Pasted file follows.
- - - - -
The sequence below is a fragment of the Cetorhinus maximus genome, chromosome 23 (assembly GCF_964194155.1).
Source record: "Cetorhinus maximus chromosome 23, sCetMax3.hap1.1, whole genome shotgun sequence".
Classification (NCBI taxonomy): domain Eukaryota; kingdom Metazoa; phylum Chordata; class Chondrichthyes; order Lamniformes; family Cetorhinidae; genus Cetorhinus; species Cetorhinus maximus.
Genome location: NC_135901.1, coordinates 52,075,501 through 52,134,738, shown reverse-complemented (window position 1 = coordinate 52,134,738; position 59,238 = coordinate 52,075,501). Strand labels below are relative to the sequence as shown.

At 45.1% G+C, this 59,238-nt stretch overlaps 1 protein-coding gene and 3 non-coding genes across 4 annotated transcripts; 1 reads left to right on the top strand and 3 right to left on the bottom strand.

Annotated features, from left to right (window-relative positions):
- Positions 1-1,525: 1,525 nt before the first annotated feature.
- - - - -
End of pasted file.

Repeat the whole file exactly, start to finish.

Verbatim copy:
The sequence below is a fragment of the Cetorhinus maximus genome, chromosome 23 (assembly GCF_964194155.1).
Source record: "Cetorhinus maximus chromosome 23, sCetMax3.hap1.1, whole genome shotgun sequence".
Classification (NCBI taxonomy): domain Eukaryota; kingdom Metazoa; phylum Chordata; class Chondrichthyes; order Lamniformes; family Cetorhinidae; genus Cetorhinus; species Cetorhinus maximus.
Genome location: NC_135901.1, coordinates 52,075,501 through 52,134,738, shown reverse-complemented (window position 1 = coordinate 52,134,738; position 59,238 = coordinate 52,075,501). Strand labels below are relative to the sequence as shown.

At 45.1% G+C, this 59,238-nt stretch overlaps 1 protein-coding gene and 3 non-coding genes across 4 annotated transcripts; 1 reads left to right on the top strand and 3 right to left on the bottom strand.

Annotated features, from left to right (window-relative positions):
- Positions 1-1,525: 1,525 nt before the first annotated feature.